A guest post from Dean Zerbe, senior policy analyst for the National Whistleblower Center and former tax counsel for the Senate Finance Committee.
Today, the U.S. Department of Justice officially dismissed their appeal of case Whistleblower 21276-13W and 21277-13W v. CIR, Case Nos. 17-1119 and 1120 (D.C. Cir.), marking a big win for IRS whistleblowers. Below is a statement from the whistleblowers’ attorneys.
The law firms of Zerbe, Miller, Fingeret, Frank & Jadav, PC (ZMF); Kohn, Kohn & Colapinto (KKC) and Robert Amsel, Esq. are pleased to announce today a key victory for tax whistleblowers with the filing of a joint stipulation for dismissal of the government’s appeal in the cases of Whistleblower 21276-13W and 21277-13W v. CIR, Case Nos. 17-1119 and 1120 (D.C. Cir.). The case was scheduled for oral argument on April 9, 2018 in the U.S. Court of Appeals for the District of Columbia Circuit. It had pitted the U.S. Department of Justice and IRS against two whistleblowers whose information has led to $54.131 million in criminal penalties and civil forfeitures awarded against a major Swiss bank. The DOJ and IRS were arguing that the tax whistleblower law did not apply to criminal tax cases that resulted in payments of fines and civil forfeitures.
The National Whistleblower Center’s Senior Policy Analyst Dean Zerbe was on a recent panel in Miami with Lee Martin, Director of the IRS Whistleblower Office – that provided whistleblowers a useful guide on the good and the bad in terms of filing a successful tax whistleblower complaint with the IRS. …
Washington, D.C. March 15, 2016. The Tax Court in Whistleblower 22716-13W v. CIR(146 TC 6) decided March 14, 2016 held that the term “additional amounts” as used in 7623(b)(5)(B) does not include FBAR civil penalties. FBAR civil penalties are a penalty commonly imposed by the IRS on individuals with illegal offshore accounts.
This was a banner year for the IRS Whistleblower Program. In its annual report to Congress, released February 10, 2016, the IRS said it paid 99 awards totaling more than $103 million.
Stephen M. Kohn, Executive Director of the National Whistleblower Center, stated, “the program is staring to work.” According to Kohn, the IRS Program, at its 10-year mark, is performing at higher level then the Department of Justice’s False Claims Act program did over a comparable length of time.…
Washington, D.C. November 30, 2015. A Government Accountability Office Report issued today confirmed that the IRS Whistleblower Office has made 500 awards to whistleblowers amounting to over $315 million in claims paid since 2011. A copy of the GAO Report is linked here.
According to the report, the IRS currently has 30,152 open claims, which, if investigated, could result in the recovery of hundreds of billions of dollars from tax cheats. The GAO found that “Individuals who report on the under payment of taxes . . .potentially helped the IRS collect billions of tax revenue that may otherwise go undetected.”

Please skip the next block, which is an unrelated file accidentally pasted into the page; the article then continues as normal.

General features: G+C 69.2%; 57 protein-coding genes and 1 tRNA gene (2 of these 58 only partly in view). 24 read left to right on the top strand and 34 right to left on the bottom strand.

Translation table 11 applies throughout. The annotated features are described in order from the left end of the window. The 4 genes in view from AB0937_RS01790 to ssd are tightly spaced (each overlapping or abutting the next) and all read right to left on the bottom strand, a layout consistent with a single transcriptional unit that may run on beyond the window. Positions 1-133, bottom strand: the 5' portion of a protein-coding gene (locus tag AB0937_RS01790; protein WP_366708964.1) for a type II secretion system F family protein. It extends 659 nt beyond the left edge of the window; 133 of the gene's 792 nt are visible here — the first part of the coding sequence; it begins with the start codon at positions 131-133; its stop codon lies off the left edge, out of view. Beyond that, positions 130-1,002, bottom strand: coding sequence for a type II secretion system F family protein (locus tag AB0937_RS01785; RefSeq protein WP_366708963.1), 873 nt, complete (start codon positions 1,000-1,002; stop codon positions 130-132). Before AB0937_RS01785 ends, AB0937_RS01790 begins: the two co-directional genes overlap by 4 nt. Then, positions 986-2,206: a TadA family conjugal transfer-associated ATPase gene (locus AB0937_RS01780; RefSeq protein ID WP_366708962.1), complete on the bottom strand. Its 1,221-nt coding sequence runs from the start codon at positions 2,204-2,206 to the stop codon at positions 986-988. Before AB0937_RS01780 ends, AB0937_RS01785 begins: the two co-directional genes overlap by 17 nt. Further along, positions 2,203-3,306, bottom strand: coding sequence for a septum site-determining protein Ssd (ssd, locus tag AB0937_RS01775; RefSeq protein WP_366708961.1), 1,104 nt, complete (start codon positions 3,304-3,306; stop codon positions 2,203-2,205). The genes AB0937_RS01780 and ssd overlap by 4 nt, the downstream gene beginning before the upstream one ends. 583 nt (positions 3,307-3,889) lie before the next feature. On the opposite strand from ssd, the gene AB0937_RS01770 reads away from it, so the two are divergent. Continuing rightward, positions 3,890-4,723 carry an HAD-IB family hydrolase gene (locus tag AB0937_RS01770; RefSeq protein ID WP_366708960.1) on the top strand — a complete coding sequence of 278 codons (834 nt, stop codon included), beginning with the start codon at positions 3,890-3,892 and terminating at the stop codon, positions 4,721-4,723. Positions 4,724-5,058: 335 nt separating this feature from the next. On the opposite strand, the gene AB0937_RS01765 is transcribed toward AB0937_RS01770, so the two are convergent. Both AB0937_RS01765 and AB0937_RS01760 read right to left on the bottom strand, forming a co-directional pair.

Stephen M. Kohn, who successfully represented Swiss Bank whistleblower Bradley Birkenfeld and who serves as the Executive Director of the National Whistleblower Center, stated as follows:
“The IRS is making important progress in its whistleblower program and the payment of over 500 claims demonstrates a growing commitment to the success of the program.…
Attorneys Stephen Kohn and Dean Zerbe are pleased to announce today that a joint client – who wishes to remain anonymous – received a whistleblower award under the new IRS whistleblower award program of $11.6 million dollars.
“We greatly appreciate the IRS recognizing the work of this whistleblower and for making this significant, major award. We commend the IRS for this fair and equitable determination of the whistleblower’s award amount and percentage. The whistleblower’s work translated into tens of millions of dollars recovered by the US Treasury,” said Kohn and Zerbe.…
In a significant pro-whistleblower decision yesterday, the Tax Court in a decision 144 TC 15 (Whistleblower 21276-13W v. IRS) made it clear that the IRS couldn’t deny a whistleblower an award because they filed a request for an award after the IRS had collected the fines and penalties from the targeted business. The whistleblowers’ extensive cooperation with IRS and law enforcement agents was directly responsible for the IRS collecting a large monetary penalty from the targeted business. Shortly after the IRS successfully concluded its case against the targeted business the whistleblowers filed a claim for an award under the IRS whistleblower program citing their extensive assistance to the IRS during the investigation.
The lead counsel representing the whistleblower in Tax Court was National Whistleblower Center (NWC) advisor Dean Zerbe of ZFFJ law firm. NWC Executive Director Stephen M. Kohn and NWC General Counsel David K. Colapinto were also counsel for the whistleblowers. This is the first evidentiary trial for tax whistleblowers that has been held by the Tax Court.
Yesterday The New York Times ran a nice article on the growing support for whistleblower programs as a means to ensure corporate accountability. Below is an excerpt…